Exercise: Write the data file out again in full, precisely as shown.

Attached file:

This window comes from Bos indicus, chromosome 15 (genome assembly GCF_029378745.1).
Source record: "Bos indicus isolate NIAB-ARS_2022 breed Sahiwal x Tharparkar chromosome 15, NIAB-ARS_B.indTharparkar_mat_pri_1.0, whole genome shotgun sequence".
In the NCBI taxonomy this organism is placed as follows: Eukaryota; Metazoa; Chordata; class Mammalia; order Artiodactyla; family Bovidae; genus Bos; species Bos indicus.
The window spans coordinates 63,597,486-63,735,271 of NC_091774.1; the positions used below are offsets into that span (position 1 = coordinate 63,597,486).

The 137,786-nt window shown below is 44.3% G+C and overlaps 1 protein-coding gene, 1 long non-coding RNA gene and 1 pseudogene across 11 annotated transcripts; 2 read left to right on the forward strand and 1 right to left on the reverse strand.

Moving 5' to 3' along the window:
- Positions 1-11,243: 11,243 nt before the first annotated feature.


This window comes from Bos indicus, chromosome 15 (genome assembly GCF_029378745.1).
Source record: "Bos indicus isolate NIAB-ARS_2022 breed Sahiwal x Tharparkar chromosome 15, NIAB-ARS_B.indTharparkar_mat_pri_1.0, whole genome shotgun sequence".
In the NCBI taxonomy this organism is placed as follows: Eukaryota; Metazoa; Chordata; class Mammalia; order Artiodactyla; family Bovidae; genus Bos; species Bos indicus.
The window spans coordinates 63,597,486-63,735,271 of NC_091774.1; the positions used below are offsets into that span (position 1 = coordinate 63,597,486).

The 137,786-nt window shown below is 44.3% G+C and overlaps 1 protein-coding gene, 1 long non-coding RNA gene and 1 pseudogene across 11 annotated transcripts; 2 read left to right on the forward strand and 1 right to left on the reverse strand.

Moving 5' to 3' along the window:
- Positions 1-11,243: 11,243 nt before the first annotated feature.